Will Harris has a new position.
“He’s a cafety,” Detroit Lions coach Dan Campbell joked Thursday. “Yeah, he’s a hybrid. He really is. He’s a jack of all trades.”
Harris played three positions in the Lions’ injury-riddled secondary last fall, starting games at safety, cornerback and slot corner.
He opened the season as a starting safety alongside Tracy Walker, transitioned to slot cornerback after A.J. Parker went on injured reserve in late November, then moved outside when Parker returned and after Jerry Jacobs went down with a torn ACL.
Harris finished last season as the Lions’ No. 1 cornerback, after Amani Oruwariye underwent surgery for a broken thumb. And though he allowed a career-high 73.4% completion percentage and five touchdowns, according to Pro Football Reference, he gave the Lions’ depleted secondary valuable reps and endeared himself to coaches in the process.
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Lions defensive coordinator Aaron Glenn compared Harris last season to longtime Saints defensive back P.J. Williams last winter, and Campbell said Thursday “part of his strength is his versatility.”
“That’s one of his greatest attributes, which we came to find out last year,” Campbell said. “I mean, we wouldn’t have known that. You guys heard me talk about it. We would have not known that had we not had the injuries and COVID and everything else. So I think he’s a jack of all trades.”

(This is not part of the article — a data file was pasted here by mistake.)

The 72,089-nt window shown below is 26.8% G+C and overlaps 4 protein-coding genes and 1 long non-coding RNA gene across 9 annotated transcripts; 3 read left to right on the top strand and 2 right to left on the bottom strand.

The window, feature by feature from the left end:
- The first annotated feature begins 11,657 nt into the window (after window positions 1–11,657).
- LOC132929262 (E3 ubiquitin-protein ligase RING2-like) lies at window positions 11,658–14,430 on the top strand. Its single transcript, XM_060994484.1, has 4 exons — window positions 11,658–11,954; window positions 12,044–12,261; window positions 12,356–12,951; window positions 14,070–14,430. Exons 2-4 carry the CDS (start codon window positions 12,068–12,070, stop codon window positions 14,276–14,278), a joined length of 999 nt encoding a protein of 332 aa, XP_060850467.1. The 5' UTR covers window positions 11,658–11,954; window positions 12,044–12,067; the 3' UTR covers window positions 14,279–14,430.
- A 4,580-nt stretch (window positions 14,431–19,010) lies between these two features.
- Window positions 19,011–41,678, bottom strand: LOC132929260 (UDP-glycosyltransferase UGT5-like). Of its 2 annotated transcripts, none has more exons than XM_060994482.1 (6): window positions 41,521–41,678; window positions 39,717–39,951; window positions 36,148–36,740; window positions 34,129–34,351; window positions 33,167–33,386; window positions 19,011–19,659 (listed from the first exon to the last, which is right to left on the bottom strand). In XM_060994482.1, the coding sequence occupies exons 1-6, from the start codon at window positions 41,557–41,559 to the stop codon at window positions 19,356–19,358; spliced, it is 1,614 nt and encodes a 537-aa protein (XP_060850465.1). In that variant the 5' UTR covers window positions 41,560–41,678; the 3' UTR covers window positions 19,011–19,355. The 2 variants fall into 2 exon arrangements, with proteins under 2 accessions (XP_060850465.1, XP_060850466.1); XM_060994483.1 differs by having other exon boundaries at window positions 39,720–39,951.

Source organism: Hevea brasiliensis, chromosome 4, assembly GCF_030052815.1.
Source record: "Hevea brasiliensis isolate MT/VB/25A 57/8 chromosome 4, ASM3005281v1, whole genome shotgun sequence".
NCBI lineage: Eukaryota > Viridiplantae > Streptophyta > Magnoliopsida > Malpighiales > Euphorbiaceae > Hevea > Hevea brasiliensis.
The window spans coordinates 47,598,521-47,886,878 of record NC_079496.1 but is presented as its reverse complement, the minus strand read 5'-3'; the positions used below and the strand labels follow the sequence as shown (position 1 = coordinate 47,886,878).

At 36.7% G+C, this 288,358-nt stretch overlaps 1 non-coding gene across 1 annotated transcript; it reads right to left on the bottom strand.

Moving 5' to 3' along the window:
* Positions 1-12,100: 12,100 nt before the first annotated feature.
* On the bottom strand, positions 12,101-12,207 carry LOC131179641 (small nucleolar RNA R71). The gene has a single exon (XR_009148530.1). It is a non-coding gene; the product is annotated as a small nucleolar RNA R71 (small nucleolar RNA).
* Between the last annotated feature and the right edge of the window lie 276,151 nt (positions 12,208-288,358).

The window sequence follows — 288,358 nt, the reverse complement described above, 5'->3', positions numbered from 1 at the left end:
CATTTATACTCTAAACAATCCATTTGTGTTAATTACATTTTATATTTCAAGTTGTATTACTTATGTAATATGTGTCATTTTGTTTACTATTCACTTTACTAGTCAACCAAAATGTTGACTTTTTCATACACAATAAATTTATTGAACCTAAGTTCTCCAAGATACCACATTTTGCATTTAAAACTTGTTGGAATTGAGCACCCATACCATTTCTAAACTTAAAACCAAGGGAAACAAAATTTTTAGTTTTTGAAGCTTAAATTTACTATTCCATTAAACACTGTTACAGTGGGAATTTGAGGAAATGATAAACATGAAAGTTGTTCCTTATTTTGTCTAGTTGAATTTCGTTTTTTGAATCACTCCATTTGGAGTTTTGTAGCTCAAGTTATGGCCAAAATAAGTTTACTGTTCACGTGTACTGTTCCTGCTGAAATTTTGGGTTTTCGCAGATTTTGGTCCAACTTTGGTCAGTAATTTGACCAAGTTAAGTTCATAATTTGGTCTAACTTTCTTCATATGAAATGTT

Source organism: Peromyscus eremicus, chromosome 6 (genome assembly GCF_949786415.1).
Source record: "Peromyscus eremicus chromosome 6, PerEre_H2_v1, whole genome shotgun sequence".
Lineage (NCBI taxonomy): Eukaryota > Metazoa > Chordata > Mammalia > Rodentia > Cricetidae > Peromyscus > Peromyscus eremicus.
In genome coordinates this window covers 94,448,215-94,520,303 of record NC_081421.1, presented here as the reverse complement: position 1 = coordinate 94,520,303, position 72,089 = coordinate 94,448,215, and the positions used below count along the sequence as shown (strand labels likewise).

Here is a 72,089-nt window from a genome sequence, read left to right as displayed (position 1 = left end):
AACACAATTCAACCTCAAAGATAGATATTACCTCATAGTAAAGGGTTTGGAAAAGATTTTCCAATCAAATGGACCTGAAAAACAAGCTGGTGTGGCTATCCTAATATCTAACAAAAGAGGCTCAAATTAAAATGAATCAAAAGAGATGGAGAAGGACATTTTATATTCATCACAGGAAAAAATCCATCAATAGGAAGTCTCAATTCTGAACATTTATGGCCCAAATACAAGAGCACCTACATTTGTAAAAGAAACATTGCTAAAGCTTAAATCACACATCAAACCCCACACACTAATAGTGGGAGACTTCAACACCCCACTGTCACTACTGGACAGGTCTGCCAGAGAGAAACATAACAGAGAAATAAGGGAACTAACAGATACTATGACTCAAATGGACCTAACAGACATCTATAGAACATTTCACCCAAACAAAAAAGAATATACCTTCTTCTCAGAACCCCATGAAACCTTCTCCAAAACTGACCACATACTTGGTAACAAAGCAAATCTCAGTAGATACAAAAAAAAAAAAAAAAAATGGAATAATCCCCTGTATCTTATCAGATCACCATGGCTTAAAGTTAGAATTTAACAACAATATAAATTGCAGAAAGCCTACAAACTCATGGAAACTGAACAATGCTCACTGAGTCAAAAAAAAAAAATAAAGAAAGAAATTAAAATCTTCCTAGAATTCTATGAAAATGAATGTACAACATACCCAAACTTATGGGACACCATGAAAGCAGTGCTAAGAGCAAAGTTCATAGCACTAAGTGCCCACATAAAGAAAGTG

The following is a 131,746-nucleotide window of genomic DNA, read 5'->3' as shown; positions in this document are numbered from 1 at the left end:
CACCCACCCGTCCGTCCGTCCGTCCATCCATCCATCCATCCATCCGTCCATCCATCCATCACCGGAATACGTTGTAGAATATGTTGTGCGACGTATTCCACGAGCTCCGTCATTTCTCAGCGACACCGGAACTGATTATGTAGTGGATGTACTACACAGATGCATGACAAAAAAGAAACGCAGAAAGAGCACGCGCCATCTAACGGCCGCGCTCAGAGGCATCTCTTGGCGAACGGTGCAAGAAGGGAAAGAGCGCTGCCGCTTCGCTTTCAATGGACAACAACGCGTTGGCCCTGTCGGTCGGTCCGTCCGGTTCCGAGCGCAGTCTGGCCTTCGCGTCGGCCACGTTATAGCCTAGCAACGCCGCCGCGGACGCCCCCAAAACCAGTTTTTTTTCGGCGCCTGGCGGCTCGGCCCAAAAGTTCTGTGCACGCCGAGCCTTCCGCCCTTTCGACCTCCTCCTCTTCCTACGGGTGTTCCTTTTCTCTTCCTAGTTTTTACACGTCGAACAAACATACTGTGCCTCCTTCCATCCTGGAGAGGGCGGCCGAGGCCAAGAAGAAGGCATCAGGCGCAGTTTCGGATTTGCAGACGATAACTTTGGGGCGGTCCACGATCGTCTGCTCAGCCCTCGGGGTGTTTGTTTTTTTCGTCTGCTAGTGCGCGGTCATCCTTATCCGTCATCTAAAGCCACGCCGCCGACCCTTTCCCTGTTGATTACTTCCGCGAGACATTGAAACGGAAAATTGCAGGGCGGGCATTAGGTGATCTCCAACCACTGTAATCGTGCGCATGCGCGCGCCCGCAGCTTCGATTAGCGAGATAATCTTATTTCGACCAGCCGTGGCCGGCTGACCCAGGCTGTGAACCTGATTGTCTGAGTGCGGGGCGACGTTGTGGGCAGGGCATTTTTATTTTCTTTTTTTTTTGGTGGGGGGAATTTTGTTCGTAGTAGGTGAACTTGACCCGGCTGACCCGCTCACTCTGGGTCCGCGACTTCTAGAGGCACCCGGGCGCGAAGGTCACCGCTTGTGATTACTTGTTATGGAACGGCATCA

Campbell said the Lions still are deciding how to deploy Harris when formal offseason workouts start later this month.
The Lions have no clear-cut starter to pair with Walker at safety, though they could find that player in the first three rounds of the NFL draft. They are deeper at cornerback with Oruwariye and Parker back and after signing Mike Hughes in free agency, but Jacobs and Jeff Okudah (Achilles) are on the mend from injuries and could be limited in training camp this summer.
In one capacity or another, Harris could play a key role in the Lions secondary this fall.
“We’re still talking right now, you just go out Day 1, do you put him at corner? Do you put him at safety?” Campbell said. “And I’ll be honest with you, we haven’t just locked that down right now. We’re still kind of talking about it. And that’s not a bad thing. That’s not a bad thing.”
Levi’s big leap
Campbell said he expects 100% participation, or close to it, in the Lions’ offseason program.
Already, several players, including 2021 draft picks Penei Sewell and Levi Onwuzurike, have been working out in Allen Park. And Campbell said Onwuzurike appears to have undergone a body transformation.
“He looks good,” Campbell said. “I know it’s early and we’re only in early April, but you can tell he’s been working. That says something. That says something to you, without saying anything.”
A second-round pick out of Washington, Onwuzurike had a quiet rookie season after missing time in training camp with a back injury. He finished with 35 tackles and one sack in 16 games, and is expected to play a key role on the defensive front this fall.
“I know he’s of the right mindset,” Campbell said. “I mean, even just talking to him when he left. First of all, he wasn’t going to leave, he was going to stick around here for a while, which he did. And he’s been working. Went back home for a little bit then he’s come back up, so he’s put his money where his mouth is. I know that from a training standpoint. He’s got enough pride and he knows what he needs to do and everybody learns at a different rate in this league. It takes a while. Some guys get it right now and some guys it just, to go and develop and figure things out a little bit, and so I expect him to have a better year.”